Ottawa announces $40-billion settlement for Indigenous communities affected by underfunded child welfare system

(Courtesy of CBC News)

As the country continues to strive towards truth and reconciliation, the federal government has announced the largest class-action settlement in Canadian history for Indigenous children. 

The issue stems from a complaint that was filed in 2007 under the Canadian Human Rights Act by The First Nations Child and Family Caring Society and the Assembly of First Nations. However, it was not until 2016 that the Canadian Human Rights Tribunal ruled against Ottawa for their discriminatory underfunding of child and family services in their respective Indigenous communities.

For this agreement, $40 billion will be given out — the first half being given for compensation and the other half being spent on reforming the on-reserve child welfare system over a five-year period.

Those who meet eligibility for compensation include First Nations children who were removed from their homes while living on reserve or in the Yukon between April 1, 1991, and March 31, 2022. Eligible parties also include those affected by what the government calls its “narrowed definition” of Jordan’s principle: a policy that states the needs of a First Nations child requiring a government service take precedence over jurisdictional disputes over who pays for it, according to CBC.

Compensation will apply for those affected by this principle between December 12, 2007 and November 2, 2017. 

“Giving money and running away is not handling Indigenous issues,” says Indigenous singer/songwriter Daniel Monkman (Zoongideewin, aka Zoon). Monkman is less worried about compensation and more interested in “longevity and sustainability.”

“We need our traditional lands back. Governments need to actually allow us to govern the lands and work side by side with them, not give us a hand for a good photo op in a federal election campaign, then back hand us when the campaign is over. I remember my dad received money for being forced to attend residential schools and still had to pay taxes on that payment.”

Monkman continues to say, “reconciliation to me is when both parties can heal, but that can only come from within— it can’t be bought, taxed, inflated, or voted on. I hope that with this settlement survivors will be able to use resources to heal themselves and pass that knowledge down to future generations and present communities. I also hope that Canadians and people in positions of power do research on our culture and try to have an open heart and understand that Indigenous people are not the problem.”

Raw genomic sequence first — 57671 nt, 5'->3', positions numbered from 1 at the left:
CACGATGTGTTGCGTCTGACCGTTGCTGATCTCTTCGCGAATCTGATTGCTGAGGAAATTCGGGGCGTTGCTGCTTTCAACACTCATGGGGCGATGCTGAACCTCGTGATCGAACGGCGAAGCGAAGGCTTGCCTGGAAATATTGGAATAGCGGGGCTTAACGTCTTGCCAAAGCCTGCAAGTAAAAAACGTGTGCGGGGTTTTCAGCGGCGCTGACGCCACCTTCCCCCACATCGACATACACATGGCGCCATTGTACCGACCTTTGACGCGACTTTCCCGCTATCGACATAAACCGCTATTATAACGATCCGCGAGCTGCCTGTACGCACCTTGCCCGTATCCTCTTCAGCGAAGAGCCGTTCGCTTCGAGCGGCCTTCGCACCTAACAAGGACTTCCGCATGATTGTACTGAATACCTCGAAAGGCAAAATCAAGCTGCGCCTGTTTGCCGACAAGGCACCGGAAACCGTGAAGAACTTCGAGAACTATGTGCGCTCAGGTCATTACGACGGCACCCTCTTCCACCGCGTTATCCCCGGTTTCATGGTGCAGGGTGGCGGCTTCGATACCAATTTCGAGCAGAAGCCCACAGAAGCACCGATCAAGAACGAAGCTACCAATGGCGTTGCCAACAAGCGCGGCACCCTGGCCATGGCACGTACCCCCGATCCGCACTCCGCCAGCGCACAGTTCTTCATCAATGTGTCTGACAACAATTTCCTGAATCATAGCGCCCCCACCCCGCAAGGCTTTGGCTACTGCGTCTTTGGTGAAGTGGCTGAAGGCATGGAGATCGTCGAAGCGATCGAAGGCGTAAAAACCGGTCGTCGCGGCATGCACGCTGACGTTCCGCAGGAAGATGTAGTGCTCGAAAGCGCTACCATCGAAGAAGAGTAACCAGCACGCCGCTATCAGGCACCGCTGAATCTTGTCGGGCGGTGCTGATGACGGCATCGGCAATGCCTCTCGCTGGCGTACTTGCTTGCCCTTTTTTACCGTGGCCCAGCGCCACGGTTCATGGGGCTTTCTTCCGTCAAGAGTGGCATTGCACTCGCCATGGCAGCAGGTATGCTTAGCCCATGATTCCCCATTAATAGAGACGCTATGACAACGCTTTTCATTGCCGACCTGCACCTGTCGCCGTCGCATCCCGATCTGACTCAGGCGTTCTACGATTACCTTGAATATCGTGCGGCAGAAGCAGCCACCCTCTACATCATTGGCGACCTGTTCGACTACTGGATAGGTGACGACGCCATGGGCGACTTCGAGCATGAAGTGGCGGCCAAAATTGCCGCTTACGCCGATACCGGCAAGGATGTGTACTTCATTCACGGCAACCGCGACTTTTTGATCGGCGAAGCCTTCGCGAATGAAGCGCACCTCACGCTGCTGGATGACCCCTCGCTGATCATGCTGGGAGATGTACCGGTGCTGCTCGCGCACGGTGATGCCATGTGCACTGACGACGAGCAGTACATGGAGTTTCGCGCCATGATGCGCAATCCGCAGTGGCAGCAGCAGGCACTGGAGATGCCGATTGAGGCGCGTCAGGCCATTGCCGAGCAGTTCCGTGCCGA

Meanwhile, York’s Provost & Vice-President Academic, Lisa Philipps, echoes Monkman’s sentiments. “While the settlement is a good and important step forward, the recent decision is only one part of the work that Canadians must acknowledge as essential.”

Philipps notes how important it is “to continually assess our efforts to remove barriers that limit fair and equitable access to opportunities for all members of our community.”

Philipps says that York “has a long-standing commitment to access, equity, diversity, and inclusion, and we recognize our shared responsibility for creating new and better relationships between settlers and Indigenous peoples.”

About the Author

By Nick Mokrzewski

Former Editor

Nick is in his third year of Film Production at York University. Raised in an artistic family, he’s never had much problem expressing himself whether it be through music, writing, or comedic rants. He’s a big sucker for watching and critiquing films, going to concerts, professional wrestling, and consuming coffee or chocolate. Nick intends to have many artistic pursuits in either writing, filmmaking, or anything that involves music — whatever suits his fancy on the given day. He’ll often tell you “life is short, seize the moment ‘cause tomorrow you might be dead!”


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